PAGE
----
Younger Dryas glacial moraines (Lake District)

By Dr Richard Waller, Keele University, and Dr Bethan Davies, Royal Holloway University of London

During the Younger Dryas, the Lake District was covered by plateau icefields and cirque glaciers[1]. The image below shows the larger plateau icefields (green) and the smaller cirque glaciers (red) in the Lake District and Snowdonia.

Ice masses in Wales and the Lake District. From Bickerdike et al., 2018

You can explore all of the locations in this page using the Younger Dryas Glacial Map. This version of the map is focused on the Lake District.

Younger Dryas Glacial Map – Lake District

Greenup Gill

These ice masses left behind numerous moraines as they retreated. The image below (credit Dr Richard Waller) shows some 360º imagery of a fabulous set of hummocky moraines in Greenup Gill, near Borrowdale, in the Central Lake District[3]. These glacial landforms show the retreat of a small plateau icefield outlet glacier during the Loch Lomond Stadial[1,3].

The moraines show the retreat of the glacier all the way up onto the plateau, showing the active retreat of this plateau icefield. The continuous moraine sequences shows that the outlet glacier retreated towards its plateau source area without becoming disconnected from the plateau icefield accumulation area[2].

You can see the mapped moraines of this icefield for yourself in the Younger Dryas Glacial Map.

Greenup Gill moraines (dark grey) and the plateau icefield (light gray) from the plateau icefield, Younger Dryas Glacial Map.


This 360º image shows a lateral moraine (a moraine formed at the sides of the glacier) in Bannerdale (credit Dr Richard Waller). Bannerdale held a small cirque glacier during the Younger Dryas, with lateral moraines demarcating the glacier limits.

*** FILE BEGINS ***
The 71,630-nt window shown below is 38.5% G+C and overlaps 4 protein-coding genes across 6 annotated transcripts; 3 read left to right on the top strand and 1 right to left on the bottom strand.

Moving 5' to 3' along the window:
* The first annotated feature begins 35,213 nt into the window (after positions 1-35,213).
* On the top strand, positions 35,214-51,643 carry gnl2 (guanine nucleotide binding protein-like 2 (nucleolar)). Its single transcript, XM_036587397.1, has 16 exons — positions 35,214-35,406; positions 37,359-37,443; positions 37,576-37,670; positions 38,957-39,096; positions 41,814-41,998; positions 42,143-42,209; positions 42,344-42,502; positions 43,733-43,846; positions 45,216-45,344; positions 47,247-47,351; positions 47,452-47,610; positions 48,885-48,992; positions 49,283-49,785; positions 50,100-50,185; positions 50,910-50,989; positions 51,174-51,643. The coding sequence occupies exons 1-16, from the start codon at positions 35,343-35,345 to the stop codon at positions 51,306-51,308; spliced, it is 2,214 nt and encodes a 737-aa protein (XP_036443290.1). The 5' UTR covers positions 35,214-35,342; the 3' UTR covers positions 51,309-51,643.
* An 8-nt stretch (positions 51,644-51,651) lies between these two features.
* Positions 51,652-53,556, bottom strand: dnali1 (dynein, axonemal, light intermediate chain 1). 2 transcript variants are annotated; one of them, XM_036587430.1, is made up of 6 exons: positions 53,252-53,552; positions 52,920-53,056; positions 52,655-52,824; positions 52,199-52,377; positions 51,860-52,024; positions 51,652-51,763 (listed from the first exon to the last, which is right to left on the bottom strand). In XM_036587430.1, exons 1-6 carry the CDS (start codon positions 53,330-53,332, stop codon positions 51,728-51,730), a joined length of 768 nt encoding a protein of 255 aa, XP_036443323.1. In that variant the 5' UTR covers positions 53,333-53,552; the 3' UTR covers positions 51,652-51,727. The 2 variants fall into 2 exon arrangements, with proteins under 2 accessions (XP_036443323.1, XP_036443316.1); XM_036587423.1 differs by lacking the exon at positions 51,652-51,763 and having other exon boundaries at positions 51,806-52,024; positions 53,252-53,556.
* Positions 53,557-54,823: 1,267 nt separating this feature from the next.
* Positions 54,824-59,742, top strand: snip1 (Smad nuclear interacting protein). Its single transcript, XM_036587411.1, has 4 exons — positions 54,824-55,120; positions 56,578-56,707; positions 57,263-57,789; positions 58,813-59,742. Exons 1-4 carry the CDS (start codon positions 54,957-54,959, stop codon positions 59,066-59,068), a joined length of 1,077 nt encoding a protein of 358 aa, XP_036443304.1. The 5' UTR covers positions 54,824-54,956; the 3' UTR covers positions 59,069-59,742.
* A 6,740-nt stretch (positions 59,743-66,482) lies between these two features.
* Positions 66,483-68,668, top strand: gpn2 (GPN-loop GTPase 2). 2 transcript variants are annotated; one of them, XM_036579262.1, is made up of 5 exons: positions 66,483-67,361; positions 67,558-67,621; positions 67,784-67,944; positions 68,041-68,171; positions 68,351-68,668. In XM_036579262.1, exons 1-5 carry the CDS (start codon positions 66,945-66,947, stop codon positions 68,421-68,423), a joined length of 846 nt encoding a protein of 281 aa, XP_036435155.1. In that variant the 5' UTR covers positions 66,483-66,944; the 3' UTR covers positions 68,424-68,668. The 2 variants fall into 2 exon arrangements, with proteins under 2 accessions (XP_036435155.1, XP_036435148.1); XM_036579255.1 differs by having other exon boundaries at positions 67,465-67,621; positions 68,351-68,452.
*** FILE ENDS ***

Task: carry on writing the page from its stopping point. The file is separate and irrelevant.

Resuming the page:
In the image below, the lateral moraine is visible as a linear mound of sediment against the valley side walls, in the immediate foreground. Some glacially transported boulders are visible on the ridge of the moraine.

Bannerdale, just to the east of Blencathra, held small cirque glaciers during the Younger Dryas. The orange in this map is mapped as ‘hummocky moraine’ by Sissons (1980).


Haweswater also held a plateau icefield during the Younger Dryas [1,3].

Younger Dryas Glacier Map, showing plateau icefield above Haweswater.

This is a set of moraines above Haweswater (credit Dr Richard Waller). The moraines track the recession of the plateau icefield outlet glaciers onto the upland areas [5].

You can explore these moraines yourself in Google Earth or in the Younger Dryas Glacial Map. The moraines are visible in the satellite imagery as rounded hummocks with scattered boulders.

The Younger Dryas Glacial Map shows the locations of these moraines, just at the head of Haweswater Reservoir.

Younger Dryas moraines at the head of Haweswater Reservoir


Gillercomb, the valley just to the west of Seathwaite (Cumbria), preserves a number of glacier moraines deposited during the Younger Dryas.

Gillercomb, west of Seathwiate

The location can be explored in Google Maps. The moraines are visible as the smoothed, elongated mounds in the valley floor.

These moraines were formed during the recession of the plateau icefield that covered this part of Cumbria during the Younger Dryas [6].

Gillercomb, west of Seathwaite in Cumbria. Younger Dryas Glacial Map.

Grains Gill

A number of small elongate moraines exist in the bottom of the Derwent river valley, just south of Seathwaite. These moraines have a number of glacially transported boulders on their summits.

Screenshot from the Younger Dryas Glacial Map of Grains Gill moraines.

Here is the location of the mapped geomorphology:

Further reading


1. Bickerdike, H. L., Ó Cofaigh, C., Evans, D. J. A. & Stokes, C. R. Boreas 47, 202–224 (2018).

2. Boston, C. M. & Lukas, S. J. Quat. Sci. 34, 433–451 (2019).

3. McDougall, D. A. J. Quat. Sci. Publ. Quat. Res. Assoc. 16, 531–543 (2001).

4. Sissons, J. B. Earth Environ. Sci. Trans. R. Soc. Edinburgh 71, 13–27 (1980).

5. McDougall, D. Quat. Sci. Rev. 73, 48–58 (2013).

6. McDougall, D. A. (1998). Loch Lomond stadial plateau icefields in the Lake District, northwest England. PhD thesis, University of Glasgow.

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